Another form of advanced access control is biometrics. This is an elaborate security system that typically analyses unique traits of an individual in order to authorise access. The accuracy of a biometric system is its selling point, as it can scan fingerprints, irises, measure hands or even detect and analyse a person's voice patterns.

In a region where development is on the rise, access control is a security measure FM's must consider.


Name:
Alex Carmichael

Job title:
Technical and membership support services director

Company:
British Security Industry Association

Background:
With an electronic engineering background Based In: Worcester, UK

Responsible for:
Co-ordinating all technical, quality and membership support matters within the Association.

Responsible for Areas:
UK

A professional risk assessment should be undertaken to establish the extent of the risk to a premises and security measures should be tailored to reflect that risk.

The British Security Industry Association advocates a holistic approach to security, building up layers of security solutions. Such solutions include physical security measures such as locks, fencing and gates; electronic security measures including alarms, CCTV and access control; and security guarding services.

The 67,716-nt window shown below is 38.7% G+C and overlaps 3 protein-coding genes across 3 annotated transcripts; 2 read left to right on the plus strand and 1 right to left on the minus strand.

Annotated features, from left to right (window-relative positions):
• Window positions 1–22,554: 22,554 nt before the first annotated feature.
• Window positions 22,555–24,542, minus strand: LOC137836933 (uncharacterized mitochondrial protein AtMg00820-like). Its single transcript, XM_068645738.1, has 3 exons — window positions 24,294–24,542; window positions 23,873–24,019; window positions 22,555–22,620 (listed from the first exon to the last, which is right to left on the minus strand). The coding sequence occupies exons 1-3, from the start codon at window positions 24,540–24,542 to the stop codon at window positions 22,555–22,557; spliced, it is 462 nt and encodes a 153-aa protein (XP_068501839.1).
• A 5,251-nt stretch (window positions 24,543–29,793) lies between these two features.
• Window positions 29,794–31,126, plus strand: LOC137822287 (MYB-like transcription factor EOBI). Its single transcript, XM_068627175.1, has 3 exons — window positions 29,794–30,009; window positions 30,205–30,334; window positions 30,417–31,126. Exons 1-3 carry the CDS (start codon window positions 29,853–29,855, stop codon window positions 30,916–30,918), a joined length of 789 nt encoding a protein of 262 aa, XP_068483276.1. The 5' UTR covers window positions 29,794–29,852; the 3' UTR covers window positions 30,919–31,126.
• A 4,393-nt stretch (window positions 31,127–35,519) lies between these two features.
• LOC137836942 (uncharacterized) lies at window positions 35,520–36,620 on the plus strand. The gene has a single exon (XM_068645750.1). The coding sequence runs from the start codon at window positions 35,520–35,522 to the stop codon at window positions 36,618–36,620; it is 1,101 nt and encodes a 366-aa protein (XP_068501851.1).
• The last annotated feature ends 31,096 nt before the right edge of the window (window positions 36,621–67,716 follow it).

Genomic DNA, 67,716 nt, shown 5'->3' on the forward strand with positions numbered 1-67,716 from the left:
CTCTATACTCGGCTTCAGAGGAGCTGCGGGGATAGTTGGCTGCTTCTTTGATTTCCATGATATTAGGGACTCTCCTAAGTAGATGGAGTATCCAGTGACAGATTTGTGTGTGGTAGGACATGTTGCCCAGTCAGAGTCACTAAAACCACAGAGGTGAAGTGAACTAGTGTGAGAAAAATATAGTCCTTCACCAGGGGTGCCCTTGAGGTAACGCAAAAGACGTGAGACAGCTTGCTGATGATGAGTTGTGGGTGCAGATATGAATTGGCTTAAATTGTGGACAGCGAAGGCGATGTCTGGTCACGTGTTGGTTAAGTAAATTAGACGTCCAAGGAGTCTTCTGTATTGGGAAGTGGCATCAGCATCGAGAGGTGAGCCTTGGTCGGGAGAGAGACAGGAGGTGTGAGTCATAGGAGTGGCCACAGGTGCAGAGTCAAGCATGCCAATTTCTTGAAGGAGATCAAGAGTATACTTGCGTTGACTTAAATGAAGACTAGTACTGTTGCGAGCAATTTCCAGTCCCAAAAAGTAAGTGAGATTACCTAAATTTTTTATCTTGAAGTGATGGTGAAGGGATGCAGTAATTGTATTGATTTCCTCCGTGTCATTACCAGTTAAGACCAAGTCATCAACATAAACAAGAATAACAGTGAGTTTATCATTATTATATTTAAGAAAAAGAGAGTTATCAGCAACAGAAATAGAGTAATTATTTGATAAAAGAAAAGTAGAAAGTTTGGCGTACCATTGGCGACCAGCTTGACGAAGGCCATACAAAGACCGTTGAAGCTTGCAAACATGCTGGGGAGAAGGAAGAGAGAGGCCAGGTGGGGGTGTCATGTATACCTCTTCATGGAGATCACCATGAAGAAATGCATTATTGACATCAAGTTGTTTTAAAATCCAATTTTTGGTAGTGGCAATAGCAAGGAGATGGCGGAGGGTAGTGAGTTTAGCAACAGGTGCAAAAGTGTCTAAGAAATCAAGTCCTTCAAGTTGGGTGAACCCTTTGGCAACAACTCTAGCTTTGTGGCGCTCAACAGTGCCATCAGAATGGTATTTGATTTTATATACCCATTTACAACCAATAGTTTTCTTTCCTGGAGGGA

Access control can play a vital role in this holistic approach as it is an extremely versatile security solution which can protect certain areas of the premises from unauthorised access and can even be tied into facilities management functions such as fire roll call. For residential premises, an access control system can provide peace of mind that access by an individual can only be sanctioned by someone within the building.

It is vital that security officers are trained to use the technology that is installed on a site. On most premises, CCTV, access control and intruder alarm systems will be key tools in ensuring that security officers can effectively react to and prevent incidents on site. They should be given regular refresher training when maintenance visits are made or when equipment is upgraded.

By integrating security solutions into one management system, a business can benefit from a flexible approach to security that makes the most of all the technologies available. This will mean that a security officer only has to deal with one system instead of, for example, three or four.